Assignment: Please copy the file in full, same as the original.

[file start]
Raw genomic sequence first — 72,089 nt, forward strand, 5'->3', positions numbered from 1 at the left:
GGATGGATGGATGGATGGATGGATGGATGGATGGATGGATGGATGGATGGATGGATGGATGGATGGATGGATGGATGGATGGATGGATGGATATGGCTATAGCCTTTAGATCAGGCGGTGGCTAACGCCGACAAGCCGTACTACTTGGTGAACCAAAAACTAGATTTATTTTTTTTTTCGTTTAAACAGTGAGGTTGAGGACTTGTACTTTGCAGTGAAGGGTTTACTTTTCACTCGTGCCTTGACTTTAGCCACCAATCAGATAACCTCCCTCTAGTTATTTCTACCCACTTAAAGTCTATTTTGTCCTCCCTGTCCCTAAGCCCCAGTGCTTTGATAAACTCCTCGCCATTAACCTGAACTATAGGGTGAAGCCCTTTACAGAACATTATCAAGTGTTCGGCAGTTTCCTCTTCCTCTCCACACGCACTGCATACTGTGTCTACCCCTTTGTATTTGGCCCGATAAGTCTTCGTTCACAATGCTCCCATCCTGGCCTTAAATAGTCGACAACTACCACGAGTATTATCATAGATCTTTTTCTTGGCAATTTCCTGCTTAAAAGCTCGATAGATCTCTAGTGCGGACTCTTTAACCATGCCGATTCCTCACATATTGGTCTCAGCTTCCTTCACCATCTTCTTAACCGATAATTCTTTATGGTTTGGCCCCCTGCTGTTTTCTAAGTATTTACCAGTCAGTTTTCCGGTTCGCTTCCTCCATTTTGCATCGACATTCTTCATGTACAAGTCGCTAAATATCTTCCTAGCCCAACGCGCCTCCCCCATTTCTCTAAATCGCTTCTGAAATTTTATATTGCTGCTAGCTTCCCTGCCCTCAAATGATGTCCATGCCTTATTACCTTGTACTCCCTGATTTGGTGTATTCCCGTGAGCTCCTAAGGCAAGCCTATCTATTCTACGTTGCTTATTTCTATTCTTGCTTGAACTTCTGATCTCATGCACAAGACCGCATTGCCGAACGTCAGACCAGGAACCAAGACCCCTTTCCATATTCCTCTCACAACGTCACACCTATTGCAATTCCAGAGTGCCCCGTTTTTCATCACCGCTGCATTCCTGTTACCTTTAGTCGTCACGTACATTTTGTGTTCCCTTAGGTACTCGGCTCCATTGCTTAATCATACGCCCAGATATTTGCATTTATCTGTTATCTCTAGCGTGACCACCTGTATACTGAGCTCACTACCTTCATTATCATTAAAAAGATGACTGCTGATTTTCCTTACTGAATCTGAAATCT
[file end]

Raw genomic sequence first — 72,089 nt, forward strand, 5'->3', positions numbered from 1 at the left:
GGATGGATGGATGGATGGATGGATGGATGGATGGATGGATGGATGGATGGATGGATGGATGGATGGATGGATGGATGGATGGATGGATGGATATGGCTATAGCCTTTAGATCAGGCGGTGGCTAACGCCGACAAGCCGTACTACTTGGTGAACCAAAAACTAGATTTATTTTTTTTTTCGTTTAAACAGTGAGGTTGAGGACTTGTACTTTGCAGTGAAGGGTTTACTTTTCACTCGTGCCTTGACTTTAGCCACCAATCAGATAACCTCCCTCTAGTTATTTCTACCCACTTAAAGTCTATTTTGTCCTCCCTGTCCCTAAGCCCCAGTGCTTTGATAAACTCCTCGCCATTAACCTGAACTATAGGGTGAAGCCCTTTACAGAACATTATCAAGTGTTCGGCAGTTTCCTCTTCCTCTCCACACGCACTGCATACTGTGTCTACCCCTTTGTATTTGGCCCGATAAGTCTTCGTTCACAATGCTCCCATCCTGGCCTTAAATAGTCGACAACTACCACGAGTATTATCATAGATCTTTTTCTTGGCAATTTCCTGCTTAAAAGCTCGATAGATCTCTAGTGCGGACTCTTTAACCATGCCGATTCCTCACATATTGGTCTCAGCTTCCTTCACCATCTTCTTAACCGATAATTCTTTATGGTTTGGCCCCCTGCTGTTTTCTAAGTATTTACCAGTCAGTTTTCCGGTTCGCTTCCTCCATTTTGCATCGACATTCTTCATGTACAAGTCGCTAAATATCTTCCTAGCCCAACGCGCCTCCCCCATTTCTCTAAATCGCTTCTGAAATTTTATATTGCTGCTAGCTTCCCTGCCCTCAAATGATGTCCATGCCTTATTACCTTGTACTCCCTGATTTGGTGTATTCCCGTGAGCTCCTAAGGCAAGCCTATCTATTCTACGTTGCTTATTTCTATTCTTGCTTGAACTTCTGATCTCATGCACAAGACCGCATTGCCGAACGTCAGACCAGGAACCAAGACCCCTTTCCATATTCCTCTCACAACGTCACACCTATTGCAATTCCAGAGTGCCCCGTTTTTCATCACCGCTGCATTCCTGTTACCTTTAGTCGTCACGTACATTTTGTGTTCCCTTAGGTACTCGGCTCCATTGCTTAATCATACGCCCAGATATTTGCATTTATCTGTTATCTCTAGCGTGACCACCTGTATACTGAGCTCACTACCTTCATTATCATTAAAAAGATGACTGCTGATTTTCCTTACTGAATCTGAAATCT